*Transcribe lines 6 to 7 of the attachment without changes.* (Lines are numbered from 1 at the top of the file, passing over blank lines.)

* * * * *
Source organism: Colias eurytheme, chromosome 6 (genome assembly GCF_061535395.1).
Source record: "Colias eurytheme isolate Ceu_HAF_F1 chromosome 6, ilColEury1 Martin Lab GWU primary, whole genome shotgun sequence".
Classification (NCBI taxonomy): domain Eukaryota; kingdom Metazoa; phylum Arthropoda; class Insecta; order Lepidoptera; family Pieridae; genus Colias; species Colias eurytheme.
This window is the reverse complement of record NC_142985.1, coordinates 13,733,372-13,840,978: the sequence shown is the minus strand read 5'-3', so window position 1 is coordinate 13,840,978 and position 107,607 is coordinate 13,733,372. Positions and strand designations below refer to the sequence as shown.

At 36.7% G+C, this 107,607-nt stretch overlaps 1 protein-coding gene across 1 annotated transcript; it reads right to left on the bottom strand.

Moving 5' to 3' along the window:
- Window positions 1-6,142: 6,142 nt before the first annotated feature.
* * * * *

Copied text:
Moving 5' to 3' along the window:
- Window positions 1-6,142: 6,142 nt before the first annotated feature.